Friday, May 29, 2009

Inbreds Among Honeysuckle

I'm not sure why I keep coming to Panera Bread expecting to get any work done. Every time, every single time, someone pisses me off. Whether it's a chatty party who decides to sit RIGHT. NEXT. TO. ME., or dirty old men I know from contra who just cram into the booth beside me and strike up small talk, it just happens every time. Maybe I subconsciously crave the frustration, the pent-up urges to just turn to someone and say, for once, "Seriously?!".

I belched a little of that steam today. Three high school brats with Jersey accents take a table close by, and I overhear one of them saying: "(giggled nonsense)....inbreds. Yeah, we saw someone shoot a opossum." To which I abruptly slam my laptop monitor down and say, "Excuse me, but you have to go to the Southern part of the state to see the inbreds. This area here" --I then produce my middle-finger WV map and indicate the thumb-- "is actually the most rapidly developing regions in the state. If you want to see the sticks, I can show you where they are."

There. I'm over it. They were actually quite nice, those girls. Just uneducated. And while this is in no way a decent segue into my next Frequently Asked Question, it did make me think about our glorious state and the bourgeois, prom-queen bastard child that is the Eastern Panhandle. And it made me ponder, once again, why I'm itching to just leave.

Q: But why do you want to leave us???

A: This one I get really tired of explaining. "It'll be bad for your business." "But you're doing so well here." "Are you unhappy?" 

I am happy, I really am, and there is no one reason that I want to leave. I'm just tired. And truth be told, I'm not doing so well here. I'm doing only well enough to pay the county's cheapest rent, do my laundry with a flashlight (in an unlit basement), and wake each morning to the uplifting vocals of a feral Pomeranian. I'm slipping up on projects and my back is curving in unpleasant ways. I stay indoors because my favorite people have all trickled away, leaving only the people who must stop me on every corner with the droning post-college questionnaire: "Hey there! What are you doing these days??"

Getting as far away as possible, that's what. Leaving mindless "Well, how are you?" behind and driving until I get to "Hello, my name is."

So there's my answer. I do love this place, and I do love you. All of it. Even the dirty old men, even the compulsive question-talkers. Even you, Jefferson County, you favored eldest child, you. I'm scared to death of how much I'll miss this place. I could smell honeysuckle on my porch this morning and now I worry about being homesick for little things like that. But I'm just tired. I could be happy and well here for thirty more years, easy. I could have bushels of honeysuckle and all the familiar faces I want, but I'm not willing to take that chance. From my own crooked little lookout fort, the view says that staying is the gamble. Leaving is my only sure bet.

In other news, I've just watched the Notorious Bettie Page and am considering pin-up girl bangs. Maybe I'll shear them en route as a symbolic rite? Lindsey, do they allow candles in our nation's Hotel 6's? How do they feel about chanting and mourning?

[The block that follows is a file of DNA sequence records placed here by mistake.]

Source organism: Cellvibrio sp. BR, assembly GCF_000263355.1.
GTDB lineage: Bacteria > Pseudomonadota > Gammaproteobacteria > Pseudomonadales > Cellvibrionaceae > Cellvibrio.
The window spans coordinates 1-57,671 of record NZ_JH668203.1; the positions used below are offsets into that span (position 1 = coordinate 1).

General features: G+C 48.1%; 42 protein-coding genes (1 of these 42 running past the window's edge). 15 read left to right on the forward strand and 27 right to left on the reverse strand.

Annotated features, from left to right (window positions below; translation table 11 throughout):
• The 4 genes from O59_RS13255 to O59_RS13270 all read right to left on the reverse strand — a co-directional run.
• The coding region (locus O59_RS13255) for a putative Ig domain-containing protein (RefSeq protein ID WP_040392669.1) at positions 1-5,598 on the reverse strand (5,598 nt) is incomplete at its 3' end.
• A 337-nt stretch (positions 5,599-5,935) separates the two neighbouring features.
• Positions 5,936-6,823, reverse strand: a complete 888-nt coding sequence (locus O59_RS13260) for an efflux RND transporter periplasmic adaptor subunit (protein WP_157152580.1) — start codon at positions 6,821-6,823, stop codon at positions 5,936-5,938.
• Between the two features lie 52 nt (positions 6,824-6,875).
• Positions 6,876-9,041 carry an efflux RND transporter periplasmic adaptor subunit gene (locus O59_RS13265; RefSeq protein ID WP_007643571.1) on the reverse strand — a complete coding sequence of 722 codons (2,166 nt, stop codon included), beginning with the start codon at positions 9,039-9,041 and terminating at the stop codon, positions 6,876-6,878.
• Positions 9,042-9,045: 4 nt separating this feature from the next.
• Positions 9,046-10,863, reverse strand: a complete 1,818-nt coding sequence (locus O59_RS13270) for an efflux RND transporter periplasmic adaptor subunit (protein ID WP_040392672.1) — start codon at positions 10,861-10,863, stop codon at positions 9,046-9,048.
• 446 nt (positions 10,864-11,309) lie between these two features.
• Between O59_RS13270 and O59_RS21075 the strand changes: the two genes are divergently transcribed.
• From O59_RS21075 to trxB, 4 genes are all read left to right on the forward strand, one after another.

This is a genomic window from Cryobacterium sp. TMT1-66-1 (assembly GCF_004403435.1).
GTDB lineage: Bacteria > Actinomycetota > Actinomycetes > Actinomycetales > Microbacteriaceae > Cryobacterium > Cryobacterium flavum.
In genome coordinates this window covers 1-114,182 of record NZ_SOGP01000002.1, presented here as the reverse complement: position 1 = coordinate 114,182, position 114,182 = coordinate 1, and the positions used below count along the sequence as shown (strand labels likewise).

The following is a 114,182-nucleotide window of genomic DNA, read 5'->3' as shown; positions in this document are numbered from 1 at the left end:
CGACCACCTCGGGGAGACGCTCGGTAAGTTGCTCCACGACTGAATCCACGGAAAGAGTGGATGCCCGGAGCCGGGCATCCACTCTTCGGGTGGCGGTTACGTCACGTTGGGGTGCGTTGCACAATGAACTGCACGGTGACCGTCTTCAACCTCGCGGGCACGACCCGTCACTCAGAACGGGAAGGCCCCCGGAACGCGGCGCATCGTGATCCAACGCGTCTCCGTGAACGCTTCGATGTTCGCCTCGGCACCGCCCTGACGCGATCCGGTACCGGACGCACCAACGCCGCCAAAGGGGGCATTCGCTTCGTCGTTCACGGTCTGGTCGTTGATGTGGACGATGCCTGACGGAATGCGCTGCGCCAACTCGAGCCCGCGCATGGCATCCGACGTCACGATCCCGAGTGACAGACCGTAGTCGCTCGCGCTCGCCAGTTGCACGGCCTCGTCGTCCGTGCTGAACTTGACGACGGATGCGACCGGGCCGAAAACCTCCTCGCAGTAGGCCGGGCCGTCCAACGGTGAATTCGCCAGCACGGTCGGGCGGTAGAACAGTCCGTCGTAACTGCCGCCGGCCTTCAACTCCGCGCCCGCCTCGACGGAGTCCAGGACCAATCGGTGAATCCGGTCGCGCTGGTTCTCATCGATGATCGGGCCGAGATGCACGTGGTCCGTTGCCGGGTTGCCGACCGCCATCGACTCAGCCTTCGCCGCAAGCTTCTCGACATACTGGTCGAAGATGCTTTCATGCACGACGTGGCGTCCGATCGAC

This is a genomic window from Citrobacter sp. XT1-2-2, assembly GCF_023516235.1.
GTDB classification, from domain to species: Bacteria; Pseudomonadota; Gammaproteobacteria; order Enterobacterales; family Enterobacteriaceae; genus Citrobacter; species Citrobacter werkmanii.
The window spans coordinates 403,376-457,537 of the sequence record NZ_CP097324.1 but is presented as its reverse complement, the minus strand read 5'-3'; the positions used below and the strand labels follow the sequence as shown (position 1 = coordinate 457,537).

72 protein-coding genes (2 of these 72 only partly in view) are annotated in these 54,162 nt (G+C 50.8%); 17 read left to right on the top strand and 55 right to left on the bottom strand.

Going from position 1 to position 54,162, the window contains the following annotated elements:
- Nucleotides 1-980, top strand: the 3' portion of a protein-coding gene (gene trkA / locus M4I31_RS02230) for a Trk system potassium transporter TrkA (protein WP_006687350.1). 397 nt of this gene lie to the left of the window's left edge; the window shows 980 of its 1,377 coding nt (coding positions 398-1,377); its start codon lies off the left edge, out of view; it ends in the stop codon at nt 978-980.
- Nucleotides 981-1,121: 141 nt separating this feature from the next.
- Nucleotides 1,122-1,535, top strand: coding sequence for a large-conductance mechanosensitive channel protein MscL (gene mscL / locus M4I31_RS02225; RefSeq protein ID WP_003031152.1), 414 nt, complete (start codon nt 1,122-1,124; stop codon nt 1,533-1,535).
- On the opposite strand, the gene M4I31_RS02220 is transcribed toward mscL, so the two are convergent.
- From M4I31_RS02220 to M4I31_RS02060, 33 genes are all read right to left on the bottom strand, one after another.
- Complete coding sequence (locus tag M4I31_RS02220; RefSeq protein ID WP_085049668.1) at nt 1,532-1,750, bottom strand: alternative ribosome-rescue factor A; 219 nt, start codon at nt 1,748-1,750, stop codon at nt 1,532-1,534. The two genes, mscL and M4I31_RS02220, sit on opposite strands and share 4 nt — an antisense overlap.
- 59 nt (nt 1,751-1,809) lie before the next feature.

Wednesday, May 27, 2009

Hitchhike to the Yellow Moon

This time next month, I may as well be on that yellow or any-colored moon. I'm packing up my little sunny Smartee car and driving West to chase my own empire, to drive my flag into unknown soil. I don't know when I'm coming back again, so I'm giving this blog thing a spin to keep tabs on the ones I love, and to detail my exploits for those who'd care to follow.

For starters, I've compiled some FAQ's for your pleasure, to clarify on this somewhat sudden and nonsensical move. The answers are long and ill-expressed, so I'll be highlighting one per post, starting with the obvious:

Q: OMG TOM! Why Seattle?  

A: I have a lot of reasons, and they are all pretty much based on aesthetics and whimsical deduction rather than good, solid decision-making.
 a. Old parts of me have always wanted to live on the coast (or at least the illusion of a coast)
 b. Older, deeply-rooted parts of me positively detest heat. Heat of any kind. 
 c. More recent parts of me yearn to sample city living.

The heat factor obviously knocks out anything further South, while the coastal factor knocks out anything inland. Boston and New York both just scare the hell out of me. But Seattle....Seattle got me thinking. Seattle I know next to nothing about.

A life-long diet of pop culture has already imbedded a picture of Seattle in my mind, however false it is, and I like what I see and hear and smell. In my mind, Seattle overflows with good coffee. It is green and temperate and moist and it smells like water. In Seattle, the armpits of my shirts are luxuriously dry, and I am always wearing my beloved sweaters in perfect harmony with the temperature. In Seattle, colorful street art makes up for the gray skies, and lithe people frolic in the misty shadows of white mountain peaks. I like that. 

The Seattle in my mind is the American city built in preparation for my arrival. It's glitter and speed like a city should be, but gentler, friendlier, navigable. The sky is green at night, and I don't know why. I see briefcases and lattes, and streamlined Futurist buildings. I also see outdoor enthusiasts, pretty girls holding hands, dive bars, lush parks, vespas, fish markets, black sands, seagulls, ferry rides, teeny old apartments, and splashy puddles. I like all these things.

And yes, I've Googled, I've read, I've studied. I've taken hour-long walks on StreetView and exhausted craigslist utterly. Seattle might not be like I imagine it at all, but I know enough. I know that it will not disappoint me. I will bend the avenues to my wishes and I will find what I am looking for.